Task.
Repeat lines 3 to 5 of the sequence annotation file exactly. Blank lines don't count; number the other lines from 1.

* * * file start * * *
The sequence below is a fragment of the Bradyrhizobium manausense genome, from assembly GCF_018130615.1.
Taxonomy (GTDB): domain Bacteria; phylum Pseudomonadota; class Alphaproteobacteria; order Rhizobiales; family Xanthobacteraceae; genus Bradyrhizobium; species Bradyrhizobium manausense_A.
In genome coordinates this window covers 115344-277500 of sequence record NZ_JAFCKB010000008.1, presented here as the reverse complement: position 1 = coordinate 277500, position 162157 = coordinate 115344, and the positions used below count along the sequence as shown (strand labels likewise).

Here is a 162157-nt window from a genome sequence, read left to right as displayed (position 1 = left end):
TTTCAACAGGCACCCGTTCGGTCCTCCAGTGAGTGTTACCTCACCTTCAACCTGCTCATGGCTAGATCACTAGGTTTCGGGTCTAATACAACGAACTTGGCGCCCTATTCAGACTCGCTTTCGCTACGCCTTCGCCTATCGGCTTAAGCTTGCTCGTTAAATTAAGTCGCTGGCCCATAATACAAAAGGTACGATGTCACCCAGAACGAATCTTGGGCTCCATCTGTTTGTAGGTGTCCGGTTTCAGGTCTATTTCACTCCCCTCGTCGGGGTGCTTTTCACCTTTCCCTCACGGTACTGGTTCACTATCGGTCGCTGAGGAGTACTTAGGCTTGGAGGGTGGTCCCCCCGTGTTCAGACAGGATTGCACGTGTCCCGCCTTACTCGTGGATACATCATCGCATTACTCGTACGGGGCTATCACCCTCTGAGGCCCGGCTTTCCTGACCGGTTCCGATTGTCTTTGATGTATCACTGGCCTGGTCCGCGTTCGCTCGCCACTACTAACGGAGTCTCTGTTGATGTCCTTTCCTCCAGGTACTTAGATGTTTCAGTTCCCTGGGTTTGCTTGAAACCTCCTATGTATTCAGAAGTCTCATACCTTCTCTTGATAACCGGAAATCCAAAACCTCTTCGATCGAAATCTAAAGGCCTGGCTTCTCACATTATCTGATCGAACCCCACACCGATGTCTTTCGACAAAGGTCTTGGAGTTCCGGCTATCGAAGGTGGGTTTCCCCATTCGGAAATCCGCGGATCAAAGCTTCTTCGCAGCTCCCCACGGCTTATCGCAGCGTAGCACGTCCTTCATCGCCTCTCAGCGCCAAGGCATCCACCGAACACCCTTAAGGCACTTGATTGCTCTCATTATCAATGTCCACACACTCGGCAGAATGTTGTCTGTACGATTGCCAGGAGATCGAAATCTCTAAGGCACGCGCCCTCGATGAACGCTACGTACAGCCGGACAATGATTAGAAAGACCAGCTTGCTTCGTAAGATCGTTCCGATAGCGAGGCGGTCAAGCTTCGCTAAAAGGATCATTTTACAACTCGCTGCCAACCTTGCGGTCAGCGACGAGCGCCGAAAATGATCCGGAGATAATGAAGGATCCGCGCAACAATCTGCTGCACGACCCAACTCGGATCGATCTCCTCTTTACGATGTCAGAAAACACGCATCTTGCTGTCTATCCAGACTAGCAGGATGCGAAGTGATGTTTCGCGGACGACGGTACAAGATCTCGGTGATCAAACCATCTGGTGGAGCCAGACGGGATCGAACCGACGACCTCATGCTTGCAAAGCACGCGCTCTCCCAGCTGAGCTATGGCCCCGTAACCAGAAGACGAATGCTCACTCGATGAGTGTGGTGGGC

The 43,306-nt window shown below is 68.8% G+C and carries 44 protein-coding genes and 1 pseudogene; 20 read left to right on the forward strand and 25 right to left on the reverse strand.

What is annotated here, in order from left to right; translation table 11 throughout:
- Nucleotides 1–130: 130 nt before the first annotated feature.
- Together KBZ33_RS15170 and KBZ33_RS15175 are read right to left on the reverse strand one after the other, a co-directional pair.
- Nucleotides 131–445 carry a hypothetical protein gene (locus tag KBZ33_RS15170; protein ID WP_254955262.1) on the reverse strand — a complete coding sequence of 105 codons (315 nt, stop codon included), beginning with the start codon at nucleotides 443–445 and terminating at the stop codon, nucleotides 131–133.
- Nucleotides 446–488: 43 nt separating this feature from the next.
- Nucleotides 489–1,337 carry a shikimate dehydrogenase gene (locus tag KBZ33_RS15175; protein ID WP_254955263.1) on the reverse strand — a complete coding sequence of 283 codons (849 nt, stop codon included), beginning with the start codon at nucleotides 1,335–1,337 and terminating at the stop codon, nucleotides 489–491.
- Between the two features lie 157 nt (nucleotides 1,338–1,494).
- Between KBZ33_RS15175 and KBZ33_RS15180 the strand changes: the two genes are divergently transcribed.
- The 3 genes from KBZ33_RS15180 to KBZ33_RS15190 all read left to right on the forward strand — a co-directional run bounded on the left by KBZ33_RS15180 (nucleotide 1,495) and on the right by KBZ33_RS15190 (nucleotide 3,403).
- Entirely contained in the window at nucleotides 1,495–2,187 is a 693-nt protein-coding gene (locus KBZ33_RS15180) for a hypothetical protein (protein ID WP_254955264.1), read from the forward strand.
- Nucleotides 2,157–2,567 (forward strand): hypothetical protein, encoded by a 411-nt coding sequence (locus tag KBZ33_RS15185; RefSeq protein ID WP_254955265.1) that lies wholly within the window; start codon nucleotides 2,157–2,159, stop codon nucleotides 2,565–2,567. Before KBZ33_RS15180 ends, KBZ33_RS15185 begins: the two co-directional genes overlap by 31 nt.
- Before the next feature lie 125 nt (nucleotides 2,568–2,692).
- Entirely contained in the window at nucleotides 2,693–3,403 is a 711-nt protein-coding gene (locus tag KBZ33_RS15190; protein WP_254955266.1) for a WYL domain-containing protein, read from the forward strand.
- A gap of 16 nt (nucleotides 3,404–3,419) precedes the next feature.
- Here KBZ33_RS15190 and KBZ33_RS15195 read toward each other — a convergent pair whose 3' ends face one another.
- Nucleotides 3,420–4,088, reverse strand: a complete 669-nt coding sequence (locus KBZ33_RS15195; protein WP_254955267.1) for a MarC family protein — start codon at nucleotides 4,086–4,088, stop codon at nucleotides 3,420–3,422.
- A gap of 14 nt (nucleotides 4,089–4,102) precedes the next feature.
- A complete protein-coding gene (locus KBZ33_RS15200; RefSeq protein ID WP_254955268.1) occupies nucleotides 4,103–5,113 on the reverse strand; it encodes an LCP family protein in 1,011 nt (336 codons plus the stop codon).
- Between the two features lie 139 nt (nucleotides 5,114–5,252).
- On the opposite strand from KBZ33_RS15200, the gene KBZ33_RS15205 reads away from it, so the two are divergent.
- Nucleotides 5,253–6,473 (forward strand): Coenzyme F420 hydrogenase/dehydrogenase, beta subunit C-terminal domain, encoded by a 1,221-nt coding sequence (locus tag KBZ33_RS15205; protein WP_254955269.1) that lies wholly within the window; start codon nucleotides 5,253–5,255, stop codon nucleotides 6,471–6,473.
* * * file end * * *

In genome coordinates this window covers 115344-277500 of sequence record NZ_JAFCKB010000008.1, presented here as the reverse complement: position 1 = coordinate 277500, position 162157 = coordinate 115344, and the positions used below count along the sequence as shown (strand labels likewise).

Here is a 162157-nt window from a genome sequence, read left to right as displayed (position 1 = left end):
TTTCAACAGGCACCCGTTCGGTCCTCCAGTGAGTGTTACCTCACCTTCAACCTGCTCATGGCTAGATCACTAGGTTTCGGGTCTAATACAACGAACTTGGCGCCCTATTCAGACTCGCTTTCGCTACGCCTTCGCCTATCGGCTTAAGCTTGCTCGTTAAATTAAGTCGCTGGCCCATAATACAAAAGGTACGATGTCACCCAGAACGAATCTTGGGCTCCATCTGTTTGTAGGTGTCCGGTTTCAGGTCTATTTCACTCCCCTCGTCGGGGTGCTTTTCACCTTTCCCTCACGGTACTGGTTCACTATCGGTCGCTGAGGAGTACTTAGGCTTGGAGGGTGGTCCCCCCGTGTTCAGACAGGATTGCACGTGTCCCGCCTTACTCGTGGATACATCATCGCATTACTCGTACGGGGCTATCACCCTCTGAGGCCCGGCTTTCCTGACCGGTTCCGATTGTCTTTGATGTATCACTGGCCTGGTCCGCGTTCGCTCGCCACTACTAACGGAGTCTCTGTTGATGTCCTTTCCTCCAGGTACTTAGATGTTTCAGTTCCCTGGGTTTGCTTGAAACCTCCTATGTATTCAGAAGTCTCATACCTTCTCTTGATAACCGGAAATCCAAAACCTCTTCGATCGAAATCTAAAGGCCTGGCTTCTCACATTATCTGATCGAACCCCACACCGATGTCTTTCGACAAAGGTCTTGGAGTTCCGGCTATCGAAGGTGGGTTTCCCCATTCGGAAATCCGCGGATCAAAGCTTCTTCGCAGCTCCCCACGGCTTATCGCAGCGTAGCACGTCCTTCATCGCCTCTCAGCGCCAAGGCATCCACCGAACACCCTTAAGGCACTTGATTGCTCTCATTATCAATGTCCACACACTCGGCAGAATGTTGTCTGTACGATTGCCAGGAGATCGAAATCTCTAAGGCACGCGCCCTCGATGAACGCTACGTACAGCCGGACAATGATTAGAAAGACCAGCTTGCTTCGTAAGATCGTTCCGATAGCGAGGCGGTCAAGCTTCGCTAAAAGGATCATTTTACAACTCGCTGCCAACCTTGCGGTCAGCGACGAGCGCCGAAAATGATCCGGAGATAATGAAGGATCCGCGCAACAATCTGCTGCACGACCCAACTCGGATCGATCTCCTCTTTACGATGTCAGAAAACACGCATCTTGCTGTCTATCCAGACTAGCAGGATGCGAAGTGATGTTTCGCGGACGACGGTACAAGATCTCGGTGATCAAACCATCTGGTGGAGCCAGACGGGATCGAACCGACGACCTCATGCTTGCAAAGCACGCGCTCTCCCAGCTGAGCTATGGCCCCGTAACCAGAAGACGAATGCTCACTCGATGAGTGTGGTGGGC